Charing cross hospital has become 'incapable of providing major acute patient care', according to council leader Stephen Greenhalgh.
He launched his stinging attack after the hospital, run by Imperial College NHS Trust, axed its vascular surgery ward and sent it to St Mary's Hospital, Paddington and then threatened to remove all its orthopaedic surgeons.
Mr Greenhalgh, whose father, Professor Roger Greenhalgh, is head of the Imperial College Vascular Surgery Research Group, fears St Mary's doesn't have the necessary beds capacity to cope with the change.
"I am very concerned," he said. "We have been provided with no evidence that this move will lead to improved patient care or that St Mary's will be able to cope with the demand for beds."
The plans to move orthopaedic surgeons to St Mary's, possibly in the summer, has also come under attack from Mr Greenhalgh.
He said: "Charing Cross is being downgraded to a local hospital incapable of providing major acute patient care as it has done for nearly 40 years."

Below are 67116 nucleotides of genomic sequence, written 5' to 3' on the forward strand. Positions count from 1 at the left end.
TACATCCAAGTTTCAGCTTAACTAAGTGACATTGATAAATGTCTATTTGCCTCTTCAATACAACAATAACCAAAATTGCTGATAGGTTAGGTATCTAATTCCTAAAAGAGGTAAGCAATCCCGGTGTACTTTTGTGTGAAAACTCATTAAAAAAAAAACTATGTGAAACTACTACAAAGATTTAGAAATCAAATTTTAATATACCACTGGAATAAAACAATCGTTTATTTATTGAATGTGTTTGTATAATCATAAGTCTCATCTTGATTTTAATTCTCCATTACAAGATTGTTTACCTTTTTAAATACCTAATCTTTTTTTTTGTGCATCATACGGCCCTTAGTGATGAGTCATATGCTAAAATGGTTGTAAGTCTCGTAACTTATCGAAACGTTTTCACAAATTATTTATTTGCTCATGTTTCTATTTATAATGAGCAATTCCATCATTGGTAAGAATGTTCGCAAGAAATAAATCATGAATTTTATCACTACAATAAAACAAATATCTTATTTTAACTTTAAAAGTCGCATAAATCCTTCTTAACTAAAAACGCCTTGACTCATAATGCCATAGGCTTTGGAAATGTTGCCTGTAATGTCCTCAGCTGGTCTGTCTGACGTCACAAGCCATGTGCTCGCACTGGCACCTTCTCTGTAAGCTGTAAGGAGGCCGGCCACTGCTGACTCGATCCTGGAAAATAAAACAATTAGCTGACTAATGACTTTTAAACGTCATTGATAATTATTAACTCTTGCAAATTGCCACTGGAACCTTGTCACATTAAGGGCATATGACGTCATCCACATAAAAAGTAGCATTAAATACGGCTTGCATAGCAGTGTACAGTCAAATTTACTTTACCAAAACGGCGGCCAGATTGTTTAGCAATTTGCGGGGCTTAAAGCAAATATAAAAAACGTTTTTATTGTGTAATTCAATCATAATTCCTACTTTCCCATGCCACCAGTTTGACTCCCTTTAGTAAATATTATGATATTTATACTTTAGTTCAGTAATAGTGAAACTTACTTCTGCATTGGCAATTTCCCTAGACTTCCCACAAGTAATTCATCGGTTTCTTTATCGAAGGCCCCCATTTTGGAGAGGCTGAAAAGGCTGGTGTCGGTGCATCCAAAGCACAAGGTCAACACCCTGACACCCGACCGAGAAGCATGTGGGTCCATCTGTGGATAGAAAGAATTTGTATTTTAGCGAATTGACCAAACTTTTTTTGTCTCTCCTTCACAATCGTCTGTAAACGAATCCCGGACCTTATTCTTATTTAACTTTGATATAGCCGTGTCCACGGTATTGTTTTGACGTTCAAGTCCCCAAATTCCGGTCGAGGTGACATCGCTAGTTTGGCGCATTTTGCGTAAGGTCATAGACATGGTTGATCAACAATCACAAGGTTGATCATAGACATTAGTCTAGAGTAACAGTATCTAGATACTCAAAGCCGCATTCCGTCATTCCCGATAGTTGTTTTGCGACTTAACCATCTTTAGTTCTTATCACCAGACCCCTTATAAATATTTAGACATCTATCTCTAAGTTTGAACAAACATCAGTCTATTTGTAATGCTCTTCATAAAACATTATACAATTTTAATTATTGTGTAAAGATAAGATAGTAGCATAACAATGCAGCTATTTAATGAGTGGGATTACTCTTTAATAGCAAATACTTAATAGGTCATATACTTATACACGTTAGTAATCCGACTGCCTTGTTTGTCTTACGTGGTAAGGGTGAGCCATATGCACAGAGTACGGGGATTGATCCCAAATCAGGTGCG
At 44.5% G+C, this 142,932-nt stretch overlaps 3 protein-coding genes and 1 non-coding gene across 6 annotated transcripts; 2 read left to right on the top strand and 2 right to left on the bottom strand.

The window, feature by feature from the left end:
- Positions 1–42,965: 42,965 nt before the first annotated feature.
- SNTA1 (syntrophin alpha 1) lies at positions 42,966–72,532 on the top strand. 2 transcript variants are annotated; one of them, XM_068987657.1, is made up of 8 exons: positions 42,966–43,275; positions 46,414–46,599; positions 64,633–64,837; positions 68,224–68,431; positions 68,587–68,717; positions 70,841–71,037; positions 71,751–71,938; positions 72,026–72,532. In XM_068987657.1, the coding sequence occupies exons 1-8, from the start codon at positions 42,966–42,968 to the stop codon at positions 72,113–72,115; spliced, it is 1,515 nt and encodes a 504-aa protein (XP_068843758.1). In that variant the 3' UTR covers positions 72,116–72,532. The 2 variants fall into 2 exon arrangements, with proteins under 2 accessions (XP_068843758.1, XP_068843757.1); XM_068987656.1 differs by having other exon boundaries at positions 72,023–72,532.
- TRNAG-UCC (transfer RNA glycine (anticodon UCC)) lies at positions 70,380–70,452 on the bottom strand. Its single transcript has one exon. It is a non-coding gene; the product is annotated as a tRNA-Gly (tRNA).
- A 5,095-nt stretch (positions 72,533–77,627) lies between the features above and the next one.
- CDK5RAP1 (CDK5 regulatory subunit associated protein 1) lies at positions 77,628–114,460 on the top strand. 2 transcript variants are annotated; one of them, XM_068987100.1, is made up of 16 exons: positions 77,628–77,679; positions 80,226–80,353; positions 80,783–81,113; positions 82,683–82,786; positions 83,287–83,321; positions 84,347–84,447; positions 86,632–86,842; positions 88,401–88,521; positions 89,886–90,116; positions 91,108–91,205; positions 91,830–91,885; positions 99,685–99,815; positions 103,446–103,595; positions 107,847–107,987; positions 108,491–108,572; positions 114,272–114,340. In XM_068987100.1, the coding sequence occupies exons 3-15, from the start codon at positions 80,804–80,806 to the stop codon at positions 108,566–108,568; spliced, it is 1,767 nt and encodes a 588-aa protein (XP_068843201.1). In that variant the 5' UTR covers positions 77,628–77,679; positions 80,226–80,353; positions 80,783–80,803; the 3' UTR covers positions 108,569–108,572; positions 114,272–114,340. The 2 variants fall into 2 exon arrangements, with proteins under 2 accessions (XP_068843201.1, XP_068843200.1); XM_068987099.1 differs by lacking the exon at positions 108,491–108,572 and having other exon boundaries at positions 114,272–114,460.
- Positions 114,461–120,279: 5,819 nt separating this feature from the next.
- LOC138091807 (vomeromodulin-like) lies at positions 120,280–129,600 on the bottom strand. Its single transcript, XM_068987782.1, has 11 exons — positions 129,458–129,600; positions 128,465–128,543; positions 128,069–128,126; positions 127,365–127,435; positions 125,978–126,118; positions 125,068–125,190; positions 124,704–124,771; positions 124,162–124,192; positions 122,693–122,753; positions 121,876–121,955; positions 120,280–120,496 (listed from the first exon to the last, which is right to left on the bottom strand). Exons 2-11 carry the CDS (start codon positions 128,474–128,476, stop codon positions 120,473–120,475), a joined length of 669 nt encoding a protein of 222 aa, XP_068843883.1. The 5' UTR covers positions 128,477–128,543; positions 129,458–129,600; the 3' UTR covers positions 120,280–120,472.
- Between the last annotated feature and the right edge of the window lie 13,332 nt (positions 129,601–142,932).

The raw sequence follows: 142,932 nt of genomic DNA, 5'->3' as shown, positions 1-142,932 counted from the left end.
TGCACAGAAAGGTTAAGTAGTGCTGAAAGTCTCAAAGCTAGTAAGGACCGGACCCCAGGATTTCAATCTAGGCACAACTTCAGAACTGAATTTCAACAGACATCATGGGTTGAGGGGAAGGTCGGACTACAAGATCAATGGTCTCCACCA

The vascular unit was shut after the outbreak of a bacterial infection in December, and was never reopened.
Imperial College NHS Trust says the merger will benefit patients from all over north-west London and insists some vascular treatment will remain at Charing Cross.
A spokeswoman said: "The trust will continue to provide routine vascular services at Charing Cross, including varicose vein treatment, outpatient consultations and diagnostic tests."
She added moving the surgeons would mean more surgical proceedures which would 'result in better outcomes for patients', but Mr Greenhalgh branded that claim 'nonsense'.
"The idea that these moves will improve patient care is nonsense and the evidence that clinical outcomes will improve is also lacking," he added.
Claire Perry, managing director of the trust, said the changes would not 'materially affect the care offered at Charing Cross', adding: "The proposed changes are designed to improve our patients' experience and their clinical outcomes."